Three Simple Rules for Hanging Art
Whether you’ve collected your first work or your 20th, there is always that lingering question: “How do I go about hanging art?”
For starters, there’s one simple, essential guideline you should definitely keep in mind when hanging art—always display the artwork’s center 57 inches from the floor. That’s a tip our gallery professionals use almost every day. But there are a few other tips related to the 57-inch rule that will make the difficult task of hanging art a whole lot easier.
Follow these 3 easy rules for hanging art, your home will look like a professional art gallery in no time.
1. Hang your Art by its Center
People shouldn’t strain themselves to view the artwork. By placing the center of the artwork at eye level, it ensures the art can be admired comfortably.
Let’s use this beautiful framed painting by Marcel Mouly (“Interieur au Bourgeois”) as our example.
The art’s focal point should be at the 57-inch mark. This is not where it will hang from, so you will need to determine where to place the hangers.
The first step is to measure 57 inches from the floor and mark it on the wall. Next, find the focal point of the artwork by measuring its height and dividing by two. In this case, the Mouly and its frame are 34 inches tall, making its focal point 17 inches.
Measure the top of the artwork to the tightened hanging wire or hook it will hang from. Subtract this number from the focal point number. For the Mouly, the hanging wire is 10 inches from the top of the frame. We subtract 10 inches from 17 inches to get 7 inches.
Take the new number and measure that distance above the 57-inch mark. This is where the hanger should be placed, so mark this spot. With the Mouly, it would be 7 inches above the 57-inch mark, meaning the artwork will actually hang 64 inches from the floor. By doing so, artwork’s center will be at 57 inches.
2. Adjust Rule #1 When Hanging Art Close to Furniture or Mantles
When hanging artwork above furniture, mantles, or other obstructions, the eye level rule doesn’t always apply.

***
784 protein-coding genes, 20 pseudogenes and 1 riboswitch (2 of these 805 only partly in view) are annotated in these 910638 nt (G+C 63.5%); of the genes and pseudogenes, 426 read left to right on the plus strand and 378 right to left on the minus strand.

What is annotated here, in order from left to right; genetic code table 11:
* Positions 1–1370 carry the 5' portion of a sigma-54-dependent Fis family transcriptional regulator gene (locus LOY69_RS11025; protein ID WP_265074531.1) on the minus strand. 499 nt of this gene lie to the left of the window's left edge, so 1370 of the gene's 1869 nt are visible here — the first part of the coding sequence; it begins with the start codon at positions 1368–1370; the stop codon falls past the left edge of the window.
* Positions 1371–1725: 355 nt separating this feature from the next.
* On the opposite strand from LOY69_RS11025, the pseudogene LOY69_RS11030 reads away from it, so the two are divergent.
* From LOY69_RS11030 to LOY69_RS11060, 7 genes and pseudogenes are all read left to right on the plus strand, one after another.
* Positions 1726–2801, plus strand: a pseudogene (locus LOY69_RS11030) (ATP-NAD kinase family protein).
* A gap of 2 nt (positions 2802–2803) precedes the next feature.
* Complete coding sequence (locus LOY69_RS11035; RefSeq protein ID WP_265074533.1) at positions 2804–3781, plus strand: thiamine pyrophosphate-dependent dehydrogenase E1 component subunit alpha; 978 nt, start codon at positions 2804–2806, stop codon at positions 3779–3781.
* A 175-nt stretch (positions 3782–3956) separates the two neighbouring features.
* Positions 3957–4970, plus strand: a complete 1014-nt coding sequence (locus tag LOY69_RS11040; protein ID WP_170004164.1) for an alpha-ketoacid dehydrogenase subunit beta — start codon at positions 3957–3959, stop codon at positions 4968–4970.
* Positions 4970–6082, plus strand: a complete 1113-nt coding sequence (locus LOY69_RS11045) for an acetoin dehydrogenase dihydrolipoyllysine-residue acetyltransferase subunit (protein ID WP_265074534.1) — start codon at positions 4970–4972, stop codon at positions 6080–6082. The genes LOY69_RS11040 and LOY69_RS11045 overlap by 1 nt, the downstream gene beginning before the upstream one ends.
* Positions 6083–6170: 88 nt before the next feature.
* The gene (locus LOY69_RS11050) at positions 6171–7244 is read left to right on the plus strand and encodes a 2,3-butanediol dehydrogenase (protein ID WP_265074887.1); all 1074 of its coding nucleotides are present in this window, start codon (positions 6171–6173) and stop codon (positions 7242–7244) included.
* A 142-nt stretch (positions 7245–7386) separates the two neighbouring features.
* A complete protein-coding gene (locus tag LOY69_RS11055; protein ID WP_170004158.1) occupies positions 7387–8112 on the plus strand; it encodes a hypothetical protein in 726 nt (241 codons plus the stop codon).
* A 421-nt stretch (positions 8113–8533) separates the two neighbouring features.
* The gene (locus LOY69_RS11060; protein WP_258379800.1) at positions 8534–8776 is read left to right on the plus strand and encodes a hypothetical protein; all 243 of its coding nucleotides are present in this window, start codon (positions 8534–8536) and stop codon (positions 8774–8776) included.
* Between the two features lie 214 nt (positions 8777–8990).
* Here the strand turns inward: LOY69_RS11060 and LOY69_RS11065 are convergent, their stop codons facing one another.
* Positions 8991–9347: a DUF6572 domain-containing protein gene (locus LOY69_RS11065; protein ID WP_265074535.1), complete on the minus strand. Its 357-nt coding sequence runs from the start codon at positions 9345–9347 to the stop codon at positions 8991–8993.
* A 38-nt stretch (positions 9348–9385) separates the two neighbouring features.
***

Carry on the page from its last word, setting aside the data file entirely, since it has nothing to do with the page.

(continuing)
The bottom of the frame should be between six to eight inches above the top of the feature. In these cases, it’s acceptable to go higher than the 57-inch guideline if need be.
The artwork should also relate space-wise to furniture, meaning a small work of art hanging six inches above a long couch won’t look right. However, a large work of art or multiple works would look great.
3. Treat Multiple Works of Art as One Unit
When hanging multiple works of art, treat each work in the collection as if it were one work of art. Anchoring multiple works around the 57-inch focal point will help the collection appear balanced. The ideal spacing between multiple artworks is 3 to 6 inches.
The 57-inch number is a good average height, but if your eye level is different, be sure to use that measurement when hanging art. Every scenario is different, so at the end of the day, make sure you love the way your art is displayed.
LEARN MORE TIPS FOR HOW TO HANG ART:
If you’re interesting in building up your own art collection—or if you’re just sick of staring at blank walls—register for our weekly live online auction. You can contact our gallery consultants at (800) 521-9654 ext. 4 during business hours or at firstname.lastname@example.org. They are experts at helping people find the perfect work of art.
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